I actually did not expect to enjoy this as much as I did.  I'm not really a fan of Alice in Wonderland, so I started reading this book with mixed emotions.  But mid-way through, I knew I needed this book on my shelf.  So, I ordered the OwlCrate edition from their website (LOOK AT IT.  IT'S BEAUTIFUL)!  If you're lucky, they might still be selling it!  Anyway, I need to go sob in a corner
Wednesday, January 11, 2017

Warbreaker by Brandon Sanderson

Title: Warbreaker (Warbreaker #1)
Author: Brandon Sanderson
Released in 2009
Borrowed from Library
Rating: 4/5


Sisters Vivenna and Siri are princesses of Idris. Susebron is the God King one must marry. Lightsong is the reluctant minor god of bravery. Vasher is an immortal still trying to undo mistakes of centuries before. Magic from individual breath from everyday objects can perform all manner of miracles and mischief (Summary from Goodreads).


When one reads a Sanderson novel, time must be taken to savor all the details.  Sanderson is known for creating awesome magic systems that actually seem legit.  He has a gift for creating thorough, intricate magic systems that have laws and limitations, just like the laws of science we know and study.

It often takes me a while to read his novels, not only because of the length, but also because they really make you think as you try to understand the magic system and the characters.  His novels tend to be rather slow, then the last 10% or so ramps up the speed, and all epicness occurs.  That is the part when your mind is BLOWN.  Also, just know that no character is safe.  In both this book and the Mistborn series, your heart is crushed as major characters die.  It was not too bad in this one, though.

The rest of this review may contain spoilers, since the summary provided by Goodreads doesn't tell you much about the book. They won't be huge spoilers, though.

I think the best way to review this is to go character by character:

Siri - The youngest daughter of the Idrian King, Siri begins the story enjoying her unimportance as the last in line for the throne.  When her father decides to send her to marry the God King instead of her eldest sister, Vivenna, she is forced to give up her luxury of being unimportant.  I thought Siri was an okay character.  She is only seventeen and rather immature compared to her older siblings.  Although Siri is a good person, her naivete can be somewhat annoying (it is supposed to), but as she learns the secrets of the God King and gets accustomed to her life the God King's court, she becomes more confident and likable as a character.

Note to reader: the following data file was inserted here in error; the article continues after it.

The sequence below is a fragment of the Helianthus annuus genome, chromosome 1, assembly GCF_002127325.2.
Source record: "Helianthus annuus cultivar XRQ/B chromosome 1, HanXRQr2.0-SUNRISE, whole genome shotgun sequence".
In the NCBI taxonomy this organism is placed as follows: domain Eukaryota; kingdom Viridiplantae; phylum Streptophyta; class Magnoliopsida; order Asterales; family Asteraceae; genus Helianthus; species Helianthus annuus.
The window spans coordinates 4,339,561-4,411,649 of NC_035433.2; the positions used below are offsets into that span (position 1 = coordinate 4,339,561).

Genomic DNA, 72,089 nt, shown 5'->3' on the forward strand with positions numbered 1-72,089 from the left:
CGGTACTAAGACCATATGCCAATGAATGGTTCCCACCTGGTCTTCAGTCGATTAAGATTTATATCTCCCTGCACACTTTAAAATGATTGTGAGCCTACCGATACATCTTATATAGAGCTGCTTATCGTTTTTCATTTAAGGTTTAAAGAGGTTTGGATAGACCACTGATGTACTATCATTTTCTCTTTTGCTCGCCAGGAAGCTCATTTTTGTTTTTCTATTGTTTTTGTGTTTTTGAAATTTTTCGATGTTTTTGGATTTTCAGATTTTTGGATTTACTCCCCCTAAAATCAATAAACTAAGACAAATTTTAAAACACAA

Vivenna - I also did not care much for Vivenna for about half of the novel.  As the eldest Princess, she was destined to marry the God King, and had prepared her entire life for it.  She follows her austere Idrian values the best she can, and holds prejudices against the Hallandren religion.  But when her sister is sent to marry the God King, Vivenna decides to rescue her.  As she experiences Hallandren life and is but in difficult situations, she begins to question her ability to follow her religion.  Vivenna becomes one of the most exciting character views during the second half of the novel!  And it was interesting seeing her character development.

Susebron - I won't talk about Susebron because I don't want to majorly spoil anything for ya'll.

Lightsong - He is my FAVE!! Lightsong's witty dialogue and self-deprecating humor was so funny!! I looked forward to his POVs the most!! Lightsong is a Returned, revered as one of the gods.  Except he does not believe he really is a god, and tries to stay out of the other gods/goddesses' politics. Seriously, he will become your fave.

Vasher - He is the character that has the greatest mystery surrounding him from chapter one.  With his magical sword that has a mind of its own, Nightblood, Vasher is a badass looking to make amends for his distant past.

Throughout most of the novel, you are wondering how all these characters connect together, and when it finally happens it is glorious!  I find Sanderson is great at completely unexpected plot twists.  It is only after the plot twist that you think back to the small pieces of foreshadowing.  The reason I did not give 5 stars was because I find it hard to connect emotionally with his characters.  This has been my experience with his other books, as well. If you enjoy high fantasy, I highly recommend trying out one of Sanderson's books.  They will leave you mentally tired after such thorough storytelling.